Archive for the ‘Cocktails and Other Beverages’ Category

Drink, Eat, and Be Very Merry Indeed

Wednesday, September 21st, 2016


I am one of the lucky food writers who have been invited to what is called the Abrams Dinner Party. Abrams Publishing (long known for art books and more recently for colorful cookbooks) will be sending us books to review throughout the year.

I’m already behind on posting reviews (I’m behind on EVERYTHING during this nutty season of the year) so I’m giving you three at once.

Colonial Spirits: A Toast to Our Drunken History by Steven Grasse is charming—so much so that although I THOUGHT I was going to set it aside as a prize for my upcoming Hawley Gentlemen’s Pie & Tart Extravaganza, I have decided that it needs to stay in my house so I can use it.

(In addition to enjoying the text I loved the old-fashioned typeface and the whimsical illustrations by the Reverend Michael Alan.)

Grasse is a distiller himself and the creator of such successful historically oriented brands as Narragansett Beer and Hendrick’s Gin. In his book he returns to colonial days, reminding the reader that since the water was unsafe to drink early white Americans turned to ale and other spirits to quench their thirst.

He provides recipes and history for a variety of concoctions, including a variety of beers and wines (cock ale or quince wine, anyone?), ciders, and cocktails. I can now make beverages I had only previously encountered in historical novels, including syllabub, ratafia, and milk punch. (Okay, I may skip the milk punch.)

Look for me to concoct such drinks as cranberry shrub and peach cobbler (yes, it’s a cocktail as well as a dessert) on TV in the months to come.


In The 24-Hour Wine Expert Jancis Robinson offers a primer for people like me, who either don’t drink wine or don’t know much about it. She helps with selecting wines (telling the reader how to move from one wine s/he likes to another s/he will PROBABLY like), serving them, and storing them.

I have apparently stored much of the wine in my house a little too long.

She also runs through the products of major wine-producing areas and tells the reader how to find a bargain. All in all, this is a handy little book.

Butter & Scotch shares recipes from a combination bar and bakery in Brooklyn of the same name. The bar’s founders, Allison Kave and Keavy Landreth, share their “baking and boozing philosophy,” which is all about having fun while eating and drinking very well. Some of their recipes even combine butter and scotch with delicious-sounding results. All of their recipes are imaginative.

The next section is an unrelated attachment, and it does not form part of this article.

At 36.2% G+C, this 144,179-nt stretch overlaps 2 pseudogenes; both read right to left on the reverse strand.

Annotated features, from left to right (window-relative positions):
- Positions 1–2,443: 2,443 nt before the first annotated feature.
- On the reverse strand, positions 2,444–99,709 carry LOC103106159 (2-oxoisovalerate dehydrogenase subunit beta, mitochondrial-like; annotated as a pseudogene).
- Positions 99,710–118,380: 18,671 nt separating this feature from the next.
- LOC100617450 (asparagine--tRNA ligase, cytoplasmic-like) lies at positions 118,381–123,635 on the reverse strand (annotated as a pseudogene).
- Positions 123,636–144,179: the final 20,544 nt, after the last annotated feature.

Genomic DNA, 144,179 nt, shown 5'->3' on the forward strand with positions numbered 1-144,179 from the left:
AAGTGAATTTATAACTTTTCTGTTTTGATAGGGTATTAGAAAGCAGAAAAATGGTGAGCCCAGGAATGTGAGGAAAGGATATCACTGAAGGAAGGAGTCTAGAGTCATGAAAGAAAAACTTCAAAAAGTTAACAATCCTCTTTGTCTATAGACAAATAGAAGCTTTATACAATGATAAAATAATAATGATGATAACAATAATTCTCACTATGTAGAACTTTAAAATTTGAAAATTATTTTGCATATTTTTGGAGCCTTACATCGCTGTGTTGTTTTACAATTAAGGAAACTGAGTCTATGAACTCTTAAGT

I wanted to test at least one recipe from this book. I was tempted to try the very rich peanut-butter pie but decided to give my guests the slightly less caloric Mama T’s Tuna Quiche.

Basically a rearranged tuna melt in a pie shell (I didn’t say it was calorie free!), the quiche was very popular with a group from my small hometown at a recent pot luck. I think another time I would grate the cheese instead of cubing it, to make it flow through the pie, but I’ll definitely try it again!


Mama T’s Tuna Quiche

from Butter & Scotch, used with permission


1 single pie crust
1/2 cup mayonnaise
1/2 cup whole milk
2 large eggs
2 tablespoons flour
6 ounces Swiss cheese, cubed
1 (5-ounce) can tuna packed in water, drained
1/3 cup sliced Kalamata olives
1/4 cup thinly sliced scallions
1-1/2 teaspoons Dijon mustard
1 pinch cayenne pepper


Preheat the oven to 350 degrees.

Fit the crust into a pie pan. (The original recipe uses an 8-inch springform pan, which would be great, but I don’t have one so I used a 9-inch pie pan.) Refrigerate until ready to fill.

In a large bowl beat together the mayonnaise, milk, eggs, and flour. Add the cheese, tuna, olives, scallions, mustard, and cayenne, and stir well. Pour all of the ingredients into the crust, and bake for 30 to 40 minutes, until the top is golden brown and the center has set. (The original recipe says 20 to 25 minutes, and if one has the springform that may work, but in my pie pan it took longer.)

Allow the quiche to cool for at least 20 minutes, then serve it warm or at room temperature. Leftovers can be kept in the fridge for up to 1 week and warmed in a 350-degree oven for 15 minutes. Serves 6 (more at a pot-luck event!).


The Day of the Dead

Friday, October 24th, 2014


My friends Donna and Dian in California introduced me to the Day of the Dead, la Dia de los Muertos, which is fast becoming one of my favorite holidays.

I gather that there are actually TWO days of the dead. On November 1, the spirits of dead children return to earth to join us. On November 2, adults follow.

Dian and Donna have wonderful, elaborate ofrendas, shrines dedicated to the memory of people they have lost. The ofrendas feature flowers, candles, trinkets, foods the people loved, skulls made of sugar, and even chocolate skulls.

I am only just starting to celebrate this holiday so my ofrenda is quite small—but I had fun putting it together. I brought it along to my most recent appearance on the television program Mass Appeal. I made Mexican hot chocolate in honor of the day and of my father (who LOVED chocolate).

The hot chocolate recipe, and the chocolate with which I made it, came from Taza Chocolate. I have tried making the hot chocolate with both vanilla-flavored chocolate (plus a little cinnamon) and the guajillo chile chocolate we used on the TV show. The chile chocolate might be a bit strong for kids, but it has a nice kick. And either frothy chocolate drink is fluffy and creamy.